Take the 2-minute tour ×
Stack Overflow is a question and answer site for professional and enthusiast programmers. It's 100% free, no registration required.

Why can you do things like

int i = 10;

in C#? Those things right there are either primitive, literal, unboxed, or any combination of those things; so why do they have methods? They are not objects and so should not have methods. Is this syntax sugar for something else? If so, what? I can understand having functions that do these things, for example:

string ToString(int number)
  // Do mad code
  return newString;

but in that case you would call it as a function, not a method:

string ranch = ToString(1);

What's going on here?


Just realised C# isn't a java clone anymore and the rules are totally different. oops :P

share|improve this question
You mean "why do structures have methods"? It's because they just do. (And thankfully!, ever use Java?) Also, every structure extends object (implicitly), even though it might be (really, often is) treated as a "value type". –  user166390 Oct 26 '11 at 23:12
Unified Type System: stackoverflow.com/questions/4233112/… –  ChaosPandion Oct 26 '11 at 23:12
Of course they are objects! Value types are objects that inherit from System.Object, and by definition of "inheritance", have all the methods of their base class. Why do you believe that value types are not objects? –  Eric Lippert Oct 27 '11 at 13:54

4 Answers 4

up vote 6 down vote accepted

They act like that because the spec says so (and it's pretty nice) :

1.28 Value types

A value type is either a struct type or an enumeration type. C# provides a set of predefined struct types called the simple types. The simple types are identified through reserved words.


1.28.4 Simple types

C# provides a set of predefined struct types called the simple types. The simple types are identified through reserved words, but these reserved words are simply aliases for predefined struct types in the System namespace, as described in the table below.


Because a simple type aliases a struct type, every simple type has members. For example, int has the members declared in System.Int32 and the members inherited from System.Object, and the following statements are permitted:

int i = int.MaxValue; // System.Int32.MaxValue constant
string s = i.ToString(); // System.Int32.ToString() instance method
string t = 123.ToString(); // System.Int32.ToString() instance method

The simple types differ from other struct types in that they permit certain additional operations:

Most simple types permit values to be created by writing literals (§1.16.4). For example, 123 is a literal of type int and 'a' is a literal of type char. C# makes no provision for literals of struct types in general, and nondefault values of other struct types are ultimately always created through instance constructors of those struct types.

As the spec explains simple types have some super powers like the ability to be const, a special literal syntax that could be used instead of new, and the capacity to be computed at compilation time (2+2 is actually written as 4 in the final MSIL stream)

But methods (as well as operators) aren't a special super powers and all structs could have them.

The specification (for C# 4.0, my copy paste is from an earlier version) could be downloaded from the microsoft website : C# Language Specification 4.0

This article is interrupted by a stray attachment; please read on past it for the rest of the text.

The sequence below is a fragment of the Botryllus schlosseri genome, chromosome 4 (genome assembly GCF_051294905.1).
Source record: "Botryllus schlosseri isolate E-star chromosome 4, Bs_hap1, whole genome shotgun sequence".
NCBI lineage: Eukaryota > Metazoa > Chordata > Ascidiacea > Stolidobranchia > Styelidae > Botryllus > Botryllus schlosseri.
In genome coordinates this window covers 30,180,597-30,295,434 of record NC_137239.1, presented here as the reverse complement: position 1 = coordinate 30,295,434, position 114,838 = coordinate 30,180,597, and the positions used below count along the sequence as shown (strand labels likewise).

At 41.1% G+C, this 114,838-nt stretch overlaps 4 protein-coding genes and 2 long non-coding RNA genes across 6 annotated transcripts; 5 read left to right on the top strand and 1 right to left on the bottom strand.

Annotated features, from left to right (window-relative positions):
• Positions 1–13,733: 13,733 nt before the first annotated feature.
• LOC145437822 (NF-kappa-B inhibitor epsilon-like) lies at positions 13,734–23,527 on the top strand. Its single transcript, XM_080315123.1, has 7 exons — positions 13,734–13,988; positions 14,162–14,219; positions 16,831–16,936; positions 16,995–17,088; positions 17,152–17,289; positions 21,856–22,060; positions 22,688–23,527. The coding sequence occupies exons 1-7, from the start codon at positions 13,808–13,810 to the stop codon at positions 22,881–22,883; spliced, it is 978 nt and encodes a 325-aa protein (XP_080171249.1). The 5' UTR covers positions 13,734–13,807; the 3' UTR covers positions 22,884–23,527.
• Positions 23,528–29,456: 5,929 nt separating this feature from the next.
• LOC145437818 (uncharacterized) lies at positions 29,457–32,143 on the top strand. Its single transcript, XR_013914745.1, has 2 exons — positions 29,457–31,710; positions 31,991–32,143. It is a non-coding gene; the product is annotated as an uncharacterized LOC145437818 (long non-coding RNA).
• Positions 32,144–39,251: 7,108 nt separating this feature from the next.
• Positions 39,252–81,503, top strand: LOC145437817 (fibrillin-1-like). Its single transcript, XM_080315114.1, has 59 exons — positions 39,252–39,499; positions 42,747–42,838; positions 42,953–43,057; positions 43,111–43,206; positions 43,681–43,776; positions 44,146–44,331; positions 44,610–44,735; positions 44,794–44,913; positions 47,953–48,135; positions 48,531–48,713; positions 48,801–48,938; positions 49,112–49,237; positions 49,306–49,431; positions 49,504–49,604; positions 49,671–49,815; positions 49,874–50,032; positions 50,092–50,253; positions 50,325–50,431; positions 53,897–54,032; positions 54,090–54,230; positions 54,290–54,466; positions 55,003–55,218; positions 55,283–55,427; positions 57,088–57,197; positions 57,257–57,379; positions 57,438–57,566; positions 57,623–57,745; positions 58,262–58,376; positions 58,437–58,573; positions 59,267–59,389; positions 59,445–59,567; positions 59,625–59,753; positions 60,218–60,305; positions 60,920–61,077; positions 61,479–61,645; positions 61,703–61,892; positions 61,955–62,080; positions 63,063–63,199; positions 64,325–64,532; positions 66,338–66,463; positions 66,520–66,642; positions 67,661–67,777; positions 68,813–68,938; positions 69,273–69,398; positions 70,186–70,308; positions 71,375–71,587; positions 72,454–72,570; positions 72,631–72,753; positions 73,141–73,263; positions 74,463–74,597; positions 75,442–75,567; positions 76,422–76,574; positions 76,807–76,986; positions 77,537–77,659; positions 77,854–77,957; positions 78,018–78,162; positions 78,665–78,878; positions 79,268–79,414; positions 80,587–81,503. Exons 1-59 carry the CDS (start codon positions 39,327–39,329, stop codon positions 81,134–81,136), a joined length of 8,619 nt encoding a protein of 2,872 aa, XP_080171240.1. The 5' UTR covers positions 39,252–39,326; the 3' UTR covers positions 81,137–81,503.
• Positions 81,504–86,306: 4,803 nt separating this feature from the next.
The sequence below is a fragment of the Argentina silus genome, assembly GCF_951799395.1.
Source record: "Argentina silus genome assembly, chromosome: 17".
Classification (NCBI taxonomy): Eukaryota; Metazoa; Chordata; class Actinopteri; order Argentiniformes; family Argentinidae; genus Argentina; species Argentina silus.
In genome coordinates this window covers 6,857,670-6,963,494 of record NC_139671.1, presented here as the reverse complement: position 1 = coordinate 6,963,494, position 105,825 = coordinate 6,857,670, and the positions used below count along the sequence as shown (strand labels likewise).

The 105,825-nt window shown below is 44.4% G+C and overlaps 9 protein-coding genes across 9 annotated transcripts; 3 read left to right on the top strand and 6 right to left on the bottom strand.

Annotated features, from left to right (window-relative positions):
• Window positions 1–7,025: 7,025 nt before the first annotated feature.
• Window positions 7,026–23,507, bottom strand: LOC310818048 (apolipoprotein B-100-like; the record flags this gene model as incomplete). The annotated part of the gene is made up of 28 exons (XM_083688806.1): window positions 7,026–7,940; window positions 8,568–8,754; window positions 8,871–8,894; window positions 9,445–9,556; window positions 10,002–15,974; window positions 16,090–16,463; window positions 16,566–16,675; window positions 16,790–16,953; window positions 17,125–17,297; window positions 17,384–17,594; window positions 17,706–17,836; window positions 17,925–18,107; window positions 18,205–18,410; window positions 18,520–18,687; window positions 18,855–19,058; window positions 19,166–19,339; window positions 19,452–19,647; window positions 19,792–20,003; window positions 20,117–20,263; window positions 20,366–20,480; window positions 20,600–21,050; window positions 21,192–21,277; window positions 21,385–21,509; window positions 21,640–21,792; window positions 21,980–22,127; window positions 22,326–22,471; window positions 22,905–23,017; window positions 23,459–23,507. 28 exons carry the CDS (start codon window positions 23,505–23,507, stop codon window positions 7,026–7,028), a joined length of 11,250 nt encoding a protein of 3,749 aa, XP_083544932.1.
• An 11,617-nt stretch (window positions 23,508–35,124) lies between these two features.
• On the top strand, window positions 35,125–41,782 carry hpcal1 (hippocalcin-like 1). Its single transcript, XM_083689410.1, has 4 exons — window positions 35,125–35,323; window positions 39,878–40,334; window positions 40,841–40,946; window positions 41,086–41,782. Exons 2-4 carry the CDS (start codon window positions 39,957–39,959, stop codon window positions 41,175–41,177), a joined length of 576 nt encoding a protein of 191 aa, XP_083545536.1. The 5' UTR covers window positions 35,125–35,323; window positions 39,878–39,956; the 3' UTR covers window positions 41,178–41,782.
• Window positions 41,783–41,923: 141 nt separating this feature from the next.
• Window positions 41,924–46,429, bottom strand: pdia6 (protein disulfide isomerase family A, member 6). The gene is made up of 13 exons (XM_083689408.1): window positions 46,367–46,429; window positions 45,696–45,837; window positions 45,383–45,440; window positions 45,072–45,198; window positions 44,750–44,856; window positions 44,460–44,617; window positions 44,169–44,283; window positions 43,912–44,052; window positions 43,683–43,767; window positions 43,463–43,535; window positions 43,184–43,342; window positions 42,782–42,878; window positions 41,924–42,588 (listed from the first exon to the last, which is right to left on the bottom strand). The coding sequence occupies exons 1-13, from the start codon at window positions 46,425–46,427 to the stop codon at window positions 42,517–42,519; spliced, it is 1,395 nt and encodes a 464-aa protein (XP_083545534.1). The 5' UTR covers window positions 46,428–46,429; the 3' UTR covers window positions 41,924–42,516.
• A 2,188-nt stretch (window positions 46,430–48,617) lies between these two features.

share|improve this answer

Eric Lippert's recent article Inheritance and Representation explains.(Spoiler: You are confusing inheritance and representation.)

Not sure why you claim that the integer i, the character 'c' and the integer 1 are not objects. They are.

share|improve this answer
They aren't (well, they are in the C meaning of the word, but that's not what we mean in OO code), but they can be treated as objects when it's convenient to do so. –  Jon Hanna Oct 26 '11 at 23:33
They are objects. See VirtualBlackFox's reply, where the spec says "For example, int has the members declared in System.Int32 and the members inherited from System.Object." int inherits from System.Object. See Eric's article for further discussion. –  Raymond Chen Oct 26 '11 at 23:37
Jon: but that's a compiler optimization. By the time it's IL we aren't speaking c# anymore –  TheIronKnuckle Oct 26 '11 at 23:44
@Jon - how do you explain the result of typeof(int).BaseType.BaseType? –  kvb Oct 27 '11 at 14:57
You are confusing inheritance with representation. There is no requirement that a derived class share memory representation with the base class. –  Raymond Chen Oct 27 '11 at 20:39

In C# all primitive types are actually structures.

share|improve this answer
No they aren't. –  Jon Hanna Oct 26 '11 at 23:26
-1 the problem with this answer is that "primitive types" aren't well defined. You could be right or wrong. For example a string is often considered a primitive and its definitely not a structure. It also does nothing to help clear up the OP's confusion –  Conrad Frix Oct 28 '11 at 5:48
If it smells like a duck. –  MartyTPS Oct 28 '11 at 23:05

So that you can use them!

It's convenient to be able to do so, so you can.

Now, in order to do so, primitives can be treated as structs. E.g. a 32-bit integer can be processed as a 32-bit integer, but it can also be processed as public struct Int32 : IComparable, IFormattable, IConvertible, IComparable<int>, IEquatable<int>. We mostly get the best of both worlds.

share|improve this answer

Your Answer


By posting your answer, you agree to the privacy policy and terms of service.

Not the answer you're looking for? Browse other questions tagged or ask your own question.